Storing coffee beans is very important on how to make coffee - the right way.

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Storing coffee beans is important as the beans are very sensitive and should be handled with care to make better coffee.



Yes that is true! Storing coffee beans the right way is really really important.

Coffee beans are very sensitive and just like humans they should be handled with care. Or should we say they're more sensitive than humans so beware or they will lose their "sweetness" and just go stale.

Who wants that right? So might as well just go with strong coffee beans the proper way.

Here, we plan to answer your questions regarding the proper way of storing coffee beans. Questions like how long does does coffee beans stay fresh? Should you freeze it or refrigerate it? Where's the best place to store them? What's the best container to store your beans?

So let's get started with learning how to properly store your coffee beans.

Going back to being sensitive, coffee beans are in another level when it comes to that. They don't like any of the following conditions. In this relationship with coffee beans, there are "ifs" and "buts."

  • Moisture
  • Air
  • Heat
  • Light

If you expose them to any of the conditions above, do not expect your coffee beans to be as fresh as you'd like them to be.

Airtight Coffee Cannisters

So what's the right way of storing coffee beans and how do you protect the beans from the harsh environment?

Having an airtight container (ceramic works best) stored in a cool, dry, dark place is the best environment for your coffee.

Another thing is buying whole bean coffee in small quantities and grinding them as needed are great ways to do that. With this you don't run the risk of forgetting to transfer them in an airtight container. Coffee beans are at their best within 24 to 72 hours after roasting and begin to stale fast after. When buying small quantities, remember that you should be able to consume them within 7 to 10 days. Half pound to 1 pound should be just right.

You could go past that up to two weeks, but here we believe that having fresh beans is the best way to go on how to make coffee.

Let's say you bought more than what you usually drink because it was on sale and you couldn't resist buying. What do you do?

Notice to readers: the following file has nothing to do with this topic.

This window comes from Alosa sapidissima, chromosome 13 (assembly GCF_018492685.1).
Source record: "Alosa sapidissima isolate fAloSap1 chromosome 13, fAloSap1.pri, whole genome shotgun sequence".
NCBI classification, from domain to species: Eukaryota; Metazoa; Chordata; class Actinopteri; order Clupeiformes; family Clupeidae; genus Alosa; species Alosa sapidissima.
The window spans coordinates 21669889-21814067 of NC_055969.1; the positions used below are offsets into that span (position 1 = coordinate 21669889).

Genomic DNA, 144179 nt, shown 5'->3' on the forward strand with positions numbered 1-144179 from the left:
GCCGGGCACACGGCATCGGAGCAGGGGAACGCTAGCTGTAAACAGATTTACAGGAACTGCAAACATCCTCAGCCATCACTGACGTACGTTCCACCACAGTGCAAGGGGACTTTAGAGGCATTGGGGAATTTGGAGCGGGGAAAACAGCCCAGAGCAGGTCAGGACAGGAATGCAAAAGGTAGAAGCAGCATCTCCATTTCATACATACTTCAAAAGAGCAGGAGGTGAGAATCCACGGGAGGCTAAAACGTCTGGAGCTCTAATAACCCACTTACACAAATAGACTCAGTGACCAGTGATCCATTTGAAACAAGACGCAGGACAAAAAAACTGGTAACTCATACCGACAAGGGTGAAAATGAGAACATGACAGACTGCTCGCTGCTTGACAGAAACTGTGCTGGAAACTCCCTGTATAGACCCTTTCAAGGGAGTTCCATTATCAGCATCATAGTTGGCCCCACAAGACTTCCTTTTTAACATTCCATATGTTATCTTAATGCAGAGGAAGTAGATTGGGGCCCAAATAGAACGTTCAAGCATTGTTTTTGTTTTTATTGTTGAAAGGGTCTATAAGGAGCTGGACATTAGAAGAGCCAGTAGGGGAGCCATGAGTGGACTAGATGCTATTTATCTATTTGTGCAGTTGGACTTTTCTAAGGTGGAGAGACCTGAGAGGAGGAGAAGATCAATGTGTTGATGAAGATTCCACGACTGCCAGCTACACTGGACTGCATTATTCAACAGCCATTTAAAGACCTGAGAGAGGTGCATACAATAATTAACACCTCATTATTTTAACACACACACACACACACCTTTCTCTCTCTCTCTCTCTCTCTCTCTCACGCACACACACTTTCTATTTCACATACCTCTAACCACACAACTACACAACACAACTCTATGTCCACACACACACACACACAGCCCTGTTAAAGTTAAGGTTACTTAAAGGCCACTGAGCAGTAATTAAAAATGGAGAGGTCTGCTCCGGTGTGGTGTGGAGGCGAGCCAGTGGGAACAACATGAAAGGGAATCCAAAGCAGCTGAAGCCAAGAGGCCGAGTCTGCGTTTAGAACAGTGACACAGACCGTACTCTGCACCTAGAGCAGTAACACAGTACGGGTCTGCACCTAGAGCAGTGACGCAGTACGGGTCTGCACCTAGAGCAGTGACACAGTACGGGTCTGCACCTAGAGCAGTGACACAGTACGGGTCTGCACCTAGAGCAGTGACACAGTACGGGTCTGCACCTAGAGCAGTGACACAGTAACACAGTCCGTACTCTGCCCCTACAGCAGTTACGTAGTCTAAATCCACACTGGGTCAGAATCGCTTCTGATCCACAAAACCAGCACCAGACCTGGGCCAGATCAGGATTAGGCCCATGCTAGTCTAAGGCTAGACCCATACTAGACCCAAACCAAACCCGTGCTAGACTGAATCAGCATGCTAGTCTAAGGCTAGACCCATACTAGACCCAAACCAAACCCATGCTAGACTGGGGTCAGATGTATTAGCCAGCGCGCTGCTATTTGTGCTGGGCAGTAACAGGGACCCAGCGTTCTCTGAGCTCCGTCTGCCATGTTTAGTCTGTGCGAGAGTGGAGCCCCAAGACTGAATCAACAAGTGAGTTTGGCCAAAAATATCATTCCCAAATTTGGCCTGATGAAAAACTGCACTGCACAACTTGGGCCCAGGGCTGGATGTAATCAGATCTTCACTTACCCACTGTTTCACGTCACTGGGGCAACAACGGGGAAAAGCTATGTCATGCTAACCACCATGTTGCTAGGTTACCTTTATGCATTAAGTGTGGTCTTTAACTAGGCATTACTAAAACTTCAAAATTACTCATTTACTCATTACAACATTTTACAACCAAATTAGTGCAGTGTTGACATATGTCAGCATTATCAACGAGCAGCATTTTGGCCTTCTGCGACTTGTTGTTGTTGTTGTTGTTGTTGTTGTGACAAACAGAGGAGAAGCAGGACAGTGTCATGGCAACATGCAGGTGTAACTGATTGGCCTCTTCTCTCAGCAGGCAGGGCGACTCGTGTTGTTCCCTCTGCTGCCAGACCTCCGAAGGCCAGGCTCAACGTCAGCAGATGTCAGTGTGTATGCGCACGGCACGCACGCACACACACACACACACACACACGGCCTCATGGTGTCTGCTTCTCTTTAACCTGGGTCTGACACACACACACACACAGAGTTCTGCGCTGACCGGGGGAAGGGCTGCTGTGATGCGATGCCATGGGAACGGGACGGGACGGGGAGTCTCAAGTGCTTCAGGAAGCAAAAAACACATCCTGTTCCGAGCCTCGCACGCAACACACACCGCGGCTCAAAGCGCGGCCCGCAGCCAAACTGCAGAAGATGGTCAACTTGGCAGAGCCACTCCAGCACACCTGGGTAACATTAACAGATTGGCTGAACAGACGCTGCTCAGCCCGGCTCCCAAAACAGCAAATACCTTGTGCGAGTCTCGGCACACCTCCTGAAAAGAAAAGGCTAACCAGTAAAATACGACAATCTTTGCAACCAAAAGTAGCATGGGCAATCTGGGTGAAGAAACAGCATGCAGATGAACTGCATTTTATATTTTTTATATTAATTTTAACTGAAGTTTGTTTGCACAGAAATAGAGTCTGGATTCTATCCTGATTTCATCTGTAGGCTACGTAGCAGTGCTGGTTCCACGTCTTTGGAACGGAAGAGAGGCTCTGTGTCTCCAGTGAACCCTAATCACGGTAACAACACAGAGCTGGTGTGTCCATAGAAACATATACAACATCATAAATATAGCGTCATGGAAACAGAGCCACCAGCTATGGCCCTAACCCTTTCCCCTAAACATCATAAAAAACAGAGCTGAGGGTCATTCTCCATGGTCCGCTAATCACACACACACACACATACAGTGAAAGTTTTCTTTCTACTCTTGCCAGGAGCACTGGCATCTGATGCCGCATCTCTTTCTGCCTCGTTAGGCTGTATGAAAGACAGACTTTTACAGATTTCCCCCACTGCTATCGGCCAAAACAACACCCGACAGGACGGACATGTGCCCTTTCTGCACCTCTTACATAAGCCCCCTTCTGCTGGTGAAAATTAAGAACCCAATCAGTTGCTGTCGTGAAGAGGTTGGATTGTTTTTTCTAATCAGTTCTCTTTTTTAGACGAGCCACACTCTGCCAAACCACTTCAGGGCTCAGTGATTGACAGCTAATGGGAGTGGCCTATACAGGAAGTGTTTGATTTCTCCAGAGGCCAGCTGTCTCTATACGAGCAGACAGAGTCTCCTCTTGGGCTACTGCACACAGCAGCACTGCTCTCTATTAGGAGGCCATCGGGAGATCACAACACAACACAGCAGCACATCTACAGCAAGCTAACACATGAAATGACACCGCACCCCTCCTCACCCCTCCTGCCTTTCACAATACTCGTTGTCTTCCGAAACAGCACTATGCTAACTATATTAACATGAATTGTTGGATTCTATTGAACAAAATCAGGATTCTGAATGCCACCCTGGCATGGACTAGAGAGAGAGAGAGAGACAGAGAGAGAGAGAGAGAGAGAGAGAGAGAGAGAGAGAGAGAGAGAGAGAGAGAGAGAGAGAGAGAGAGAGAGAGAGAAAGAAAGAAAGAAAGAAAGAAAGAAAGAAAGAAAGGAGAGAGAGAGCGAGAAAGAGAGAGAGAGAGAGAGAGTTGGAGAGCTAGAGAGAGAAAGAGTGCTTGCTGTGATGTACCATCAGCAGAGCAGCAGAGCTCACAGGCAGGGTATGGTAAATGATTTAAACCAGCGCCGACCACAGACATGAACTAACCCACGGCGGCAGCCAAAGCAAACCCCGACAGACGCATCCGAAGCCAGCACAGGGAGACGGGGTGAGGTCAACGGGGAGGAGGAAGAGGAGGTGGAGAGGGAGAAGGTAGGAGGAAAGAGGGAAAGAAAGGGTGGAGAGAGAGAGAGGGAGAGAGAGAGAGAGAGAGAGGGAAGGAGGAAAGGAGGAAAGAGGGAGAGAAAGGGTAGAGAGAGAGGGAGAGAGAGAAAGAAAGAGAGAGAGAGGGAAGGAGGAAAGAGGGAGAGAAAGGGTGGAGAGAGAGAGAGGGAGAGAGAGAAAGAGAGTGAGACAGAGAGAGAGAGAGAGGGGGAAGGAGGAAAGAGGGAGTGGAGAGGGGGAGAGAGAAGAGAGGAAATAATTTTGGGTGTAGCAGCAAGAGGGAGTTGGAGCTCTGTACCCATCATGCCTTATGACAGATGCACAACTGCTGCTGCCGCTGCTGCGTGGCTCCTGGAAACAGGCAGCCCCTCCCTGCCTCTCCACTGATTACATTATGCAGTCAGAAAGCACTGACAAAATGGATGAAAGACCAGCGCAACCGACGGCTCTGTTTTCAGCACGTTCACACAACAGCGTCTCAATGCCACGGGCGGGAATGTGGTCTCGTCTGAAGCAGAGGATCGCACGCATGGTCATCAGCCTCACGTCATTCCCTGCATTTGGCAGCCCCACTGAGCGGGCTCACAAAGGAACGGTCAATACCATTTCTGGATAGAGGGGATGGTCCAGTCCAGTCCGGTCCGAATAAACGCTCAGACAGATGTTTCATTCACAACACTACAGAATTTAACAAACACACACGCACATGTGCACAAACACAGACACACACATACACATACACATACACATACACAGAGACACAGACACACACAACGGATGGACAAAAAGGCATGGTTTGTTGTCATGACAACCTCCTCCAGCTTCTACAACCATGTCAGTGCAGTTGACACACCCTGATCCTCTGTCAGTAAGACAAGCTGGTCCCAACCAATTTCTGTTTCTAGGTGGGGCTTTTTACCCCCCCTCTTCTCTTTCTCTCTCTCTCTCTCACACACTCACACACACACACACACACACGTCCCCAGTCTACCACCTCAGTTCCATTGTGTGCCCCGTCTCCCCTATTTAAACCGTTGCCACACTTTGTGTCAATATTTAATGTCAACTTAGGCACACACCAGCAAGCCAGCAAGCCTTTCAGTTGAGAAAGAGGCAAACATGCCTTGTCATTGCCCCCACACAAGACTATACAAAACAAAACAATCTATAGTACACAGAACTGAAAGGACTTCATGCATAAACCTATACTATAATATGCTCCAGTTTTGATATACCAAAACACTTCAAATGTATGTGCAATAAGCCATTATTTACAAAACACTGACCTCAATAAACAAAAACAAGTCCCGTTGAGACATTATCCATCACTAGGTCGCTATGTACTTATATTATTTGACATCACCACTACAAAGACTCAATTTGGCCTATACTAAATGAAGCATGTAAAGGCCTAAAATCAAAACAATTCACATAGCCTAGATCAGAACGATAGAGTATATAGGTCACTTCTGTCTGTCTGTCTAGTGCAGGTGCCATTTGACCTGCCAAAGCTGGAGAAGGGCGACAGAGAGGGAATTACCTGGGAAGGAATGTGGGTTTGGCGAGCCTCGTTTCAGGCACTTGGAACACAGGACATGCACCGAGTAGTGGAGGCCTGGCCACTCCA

Hey coffee beans! You've got a cold heart, you belong in the refrigerator!

Well, not exactly since putting coffee beans in the refrigerator is a bad idea. Why?

  1. It is not cold enough.
  2. It will absorb every smell inside your fridge just like baking soda.

So is storing coffee beans in the freezer a better idea?

Yes, BUT only if you're going to do it once. Once you take them out of the freezer you cannot bring it back. (Well, it'sslowly sounding like a real relationship if you know what we mean) We're going up against condensation if we bring them in and out of the freezer.

Condensation really affects the taste because the frozen moisture on your coffee will melt and then be absorbed into the bean, which will eventually lead to loss of the flavorful oil. Doing this over and over again will lead to a slow death to your coffee beans. It will also turn soggy - yikes!

Coffeevac Coffee Canister

In our experience, when we really need to store coffee beans in the freezer, here are some things you can also do to protect your beans:

  • Use the original packaging to store your coffee.
  • Separate the coffee beans in different zip-lock bags and make sure each bag contains just the right amount of coffee to be grounded and consumed immediately.
  • Store these small bags in another dark bag so as not to expose them to light.

In the end, everything from buying and storing coffee beans all depend on you and how you like your coffee to be. If it's hard for you to go back and forth the grocery store or your local coffee shop to buy coffee beans regularly and buying in bulk is more convenient then go for it. As long as you like the taste of your coffee, then why not?

Just make sure that you're waking up to coffee that you really love and aren't forced to drink. Experiment and enjoy!


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